Our goal is to reach 100 percent compliance by September 1, which is less than six weeks away.

Based on the latest education compliance statistics, we have a lot of work ahead of us to successfully achieve this organization-wide endeavor. Currently, 11 percent of Texas Children’s providers and 7 percent of nonclinical employees have completed their mandatory educational requirements. By educating ourselves over the next few weeks, the result will be a smooth transition come October 1.

Texas Children’s has partnered with Baylor College of Medicine to provide e-learning videos for our medical staff. Each clinical service area and identified departments have been assigned a self-paced learning module. The ICD-10 education team has prepared an area-specific curriculum for nonclinical employees that is available online through Health Stream.

To access the ICD-10 physician learning modules:
Go to www.healthstream.com/hlc/bcom.

Step 1: Enter your user name and password to log in:

  • Baylor providers – enter your current Baylor user ID and your employee identification number (typically a 5 or 6-digit number. If you need to reset your password, contact the Baylor Help Desk at 713-798-8737.
  • Texas Children’s and Texas Children’s Pediatrics providers – enter your NT login (Epic login). Then, enter this password: icd10. You will be prompted to reset your password.

Step 2: Access your specialty’s courses:

  • Select the My Learning tab at the top left of the screen
  • View the list of courses required for your specialty
    • Note: The assessment at the end of the course must be completed in order for the course to be marked as complete.
  • Optional: If you are interested in accessing other courses:
  • Click on the Catalog tab
  • Type in the specialty of interest to enroll in an additional course

All of the courses have been reviewed and approved by the appropriate section lead.
Note: CME credits are available for the general courses. These courses require a pre- and post-quiz to fulfill CME credits, and only on their completion will the courses be marked “complete.”

If you have questions with the Precyse learning modules, email Marcy Medlak at mamedlak@texaschildrens.org

To access the ICD-10 nonclinical learning modules:

To view, log into Health Stream (http://decisioncritical.ad.texaschildrenshospital.org/)

Step 1: Choose student/manager role. The courses are directly assigned to you.

Step 2: Click “Enroll in this course” to view.

Below are links to a quick fact sheet and helpful sites with basic information on ICD-10 to see how this change will impact your own medical record documentation:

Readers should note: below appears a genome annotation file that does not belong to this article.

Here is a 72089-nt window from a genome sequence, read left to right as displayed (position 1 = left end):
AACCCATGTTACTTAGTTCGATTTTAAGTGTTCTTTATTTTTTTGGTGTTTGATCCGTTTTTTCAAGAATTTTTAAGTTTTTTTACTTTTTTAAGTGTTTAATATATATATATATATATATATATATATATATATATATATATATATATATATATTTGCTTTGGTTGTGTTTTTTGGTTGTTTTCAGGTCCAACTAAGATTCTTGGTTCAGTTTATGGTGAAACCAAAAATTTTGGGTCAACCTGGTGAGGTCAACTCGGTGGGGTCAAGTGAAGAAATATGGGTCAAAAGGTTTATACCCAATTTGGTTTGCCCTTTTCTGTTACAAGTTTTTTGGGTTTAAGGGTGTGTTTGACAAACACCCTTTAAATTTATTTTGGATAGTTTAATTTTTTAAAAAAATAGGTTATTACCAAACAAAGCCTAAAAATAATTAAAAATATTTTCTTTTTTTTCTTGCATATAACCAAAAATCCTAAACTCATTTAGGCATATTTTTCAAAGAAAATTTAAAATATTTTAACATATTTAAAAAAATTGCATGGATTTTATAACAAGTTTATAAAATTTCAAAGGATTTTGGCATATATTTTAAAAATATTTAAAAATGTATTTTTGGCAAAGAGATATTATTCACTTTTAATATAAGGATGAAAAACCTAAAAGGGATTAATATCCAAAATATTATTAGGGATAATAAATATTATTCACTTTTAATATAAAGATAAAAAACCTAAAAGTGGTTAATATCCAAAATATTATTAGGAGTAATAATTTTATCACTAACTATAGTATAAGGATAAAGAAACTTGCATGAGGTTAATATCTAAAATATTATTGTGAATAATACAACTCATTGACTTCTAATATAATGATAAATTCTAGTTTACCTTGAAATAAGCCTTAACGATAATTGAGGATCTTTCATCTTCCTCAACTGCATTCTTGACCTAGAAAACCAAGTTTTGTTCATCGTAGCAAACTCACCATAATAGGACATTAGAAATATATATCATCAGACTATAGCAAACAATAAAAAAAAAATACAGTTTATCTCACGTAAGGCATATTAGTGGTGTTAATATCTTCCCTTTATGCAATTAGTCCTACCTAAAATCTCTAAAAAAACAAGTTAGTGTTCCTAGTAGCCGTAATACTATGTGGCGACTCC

ICD-10 Video
ICD-10 Fact Sheet
ICD-10 Industry Updates
ICD-10 Myths and Facts

July 14, 2015

71515HeartFAILUREICU640Texas Children’s Heart Center and the section of Critical Care Medicine cut the ribbon July 6 on a new, first-of-its-kind pediatric Heart Failure Intensive Care Unit. This highly-specialized 12-bed unit focuses on the treatment of children with heart failure, as well as those requiring intensive care before and after heart transplant.

“We are thrilled to be the first in the nation to offer this highly-specialized level of pediatric critical care,” said Dr. Paul Checchia, medical director of the Cardiovascular Intensive Care Unit at Texas Children’s Hospital. “Patient outcomes will only continue to improve as we treat their unique needs in this new setting.”

Checchia and Dr. Lara Shekerdemian, chief of critical care medicine at Texas Children’s Hospital, oversee the unit. Drs. Antonio Cabrera and Jack Price, associate professors of pediatrics-cardiology and critical care at Baylor, serve as associate medical directors of the unit. Shekerdemian had the honor of leading the recent ribbon cutting, which was attended by attended by the CVICU team, Heart Center leadership, Physician-in-Chief Dr. Mark W. Kline, Surgeon-in-Chief Dr. Charles D. Fraser Jr., Chief of Pediatric Cardiology Dr. Daniel Penny, and other Texas Children’s leaders.

“We are excited about our additional capacity and space to care for our critically ill cardiovascular patients in a less congested and more family supportive setting, said Kerry Sembera, a heart center clinical liaison.

Sembera and Gail Parazynski, assistant vice president of Critical Care, worked in collaboration with physician leadership to execute a successful intensive care room design as well as plan for safe transition of patients to this new environment. Patient Care Manager Amanada Wollam in partnership with the CVICU nursing team, were enthusiastic champions of the unit leading to a seamless transition.

The heart failure and cardiac transplantation programs at Texas Children’s Heart Center are among the largest and most successful programs in the world. More than 650 cardiomyopathy patients are cared for each year by a team of physicians, nurse coordinators and administrative personnel. When a transplant is not immediately available, a variety of circulatory support devices are used as a bridge to transplantation. Currently, Texas Children’s Heart Center is able to offer a wide range of mechanical circulatory support devices, as well as extracorporeal membrane oxygenation (ECMO), to children whose hearts are failing: Maquet Rotaflow, Cardiac Assist Tandem Heart, Thoratec Paracorporeal VAD (ventricular assist device), Thoratec HeartMate II, Berlin Heart EXCOR, Heartware LVAD and Syncardia Total Artificial Heart.